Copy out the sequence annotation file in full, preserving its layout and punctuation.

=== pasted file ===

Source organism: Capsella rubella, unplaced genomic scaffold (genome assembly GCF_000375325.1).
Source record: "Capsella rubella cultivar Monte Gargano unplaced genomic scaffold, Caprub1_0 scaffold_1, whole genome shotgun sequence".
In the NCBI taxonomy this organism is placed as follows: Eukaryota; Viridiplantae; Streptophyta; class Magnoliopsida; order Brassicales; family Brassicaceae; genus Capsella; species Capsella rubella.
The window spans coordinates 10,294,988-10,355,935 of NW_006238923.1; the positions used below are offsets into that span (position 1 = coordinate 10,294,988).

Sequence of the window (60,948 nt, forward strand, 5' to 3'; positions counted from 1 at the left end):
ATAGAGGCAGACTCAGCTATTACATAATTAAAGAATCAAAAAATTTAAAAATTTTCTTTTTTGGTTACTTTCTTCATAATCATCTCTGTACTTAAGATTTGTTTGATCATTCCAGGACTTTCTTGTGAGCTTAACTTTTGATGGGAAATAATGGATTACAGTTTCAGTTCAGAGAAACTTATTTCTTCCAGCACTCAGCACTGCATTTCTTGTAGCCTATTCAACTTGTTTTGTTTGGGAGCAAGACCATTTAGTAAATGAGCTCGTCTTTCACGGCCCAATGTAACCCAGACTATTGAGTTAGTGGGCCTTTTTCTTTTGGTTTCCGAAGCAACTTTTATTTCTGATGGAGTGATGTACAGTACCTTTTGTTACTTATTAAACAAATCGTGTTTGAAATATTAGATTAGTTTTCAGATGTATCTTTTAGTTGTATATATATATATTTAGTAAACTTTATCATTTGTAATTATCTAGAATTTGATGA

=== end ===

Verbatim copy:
Source organism: Capsella rubella, unplaced genomic scaffold (genome assembly GCF_000375325.1).
Source record: "Capsella rubella cultivar Monte Gargano unplaced genomic scaffold, Caprub1_0 scaffold_1, whole genome shotgun sequence".
In the NCBI taxonomy this organism is placed as follows: Eukaryota; Viridiplantae; Streptophyta; class Magnoliopsida; order Brassicales; family Brassicaceae; genus Capsella; species Capsella rubella.
The window spans coordinates 10,294,988-10,355,935 of NW_006238923.1; the positions used below are offsets into that span (position 1 = coordinate 10,294,988).

Sequence of the window (60,948 nt, forward strand, 5' to 3'; positions counted from 1 at the left end):
ATAGAGGCAGACTCAGCTATTACATAATTAAAGAATCAAAAAATTTAAAAATTTTCTTTTTTGGTTACTTTCTTCATAATCATCTCTGTACTTAAGATTTGTTTGATCATTCCAGGACTTTCTTGTGAGCTTAACTTTTGATGGGAAATAATGGATTACAGTTTCAGTTCAGAGAAACTTATTTCTTCCAGCACTCAGCACTGCATTTCTTGTAGCCTATTCAACTTGTTTTGTTTGGGAGCAAGACCATTTAGTAAATGAGCTCGTCTTTCACGGCCCAATGTAACCCAGACTATTGAGTTAGTGGGCCTTTTTCTTTTGGTTTCCGAAGCAACTTTTATTTCTGATGGAGTGATGTACAGTACCTTTTGTTACTTATTAAACAAATCGTGTTTGAAATATTAGATTAGTTTTCAGATGTATCTTTTAGTTGTATATATATATATTTAGTAAACTTTATCATTTGTAATTATCTAGAATTTGATGA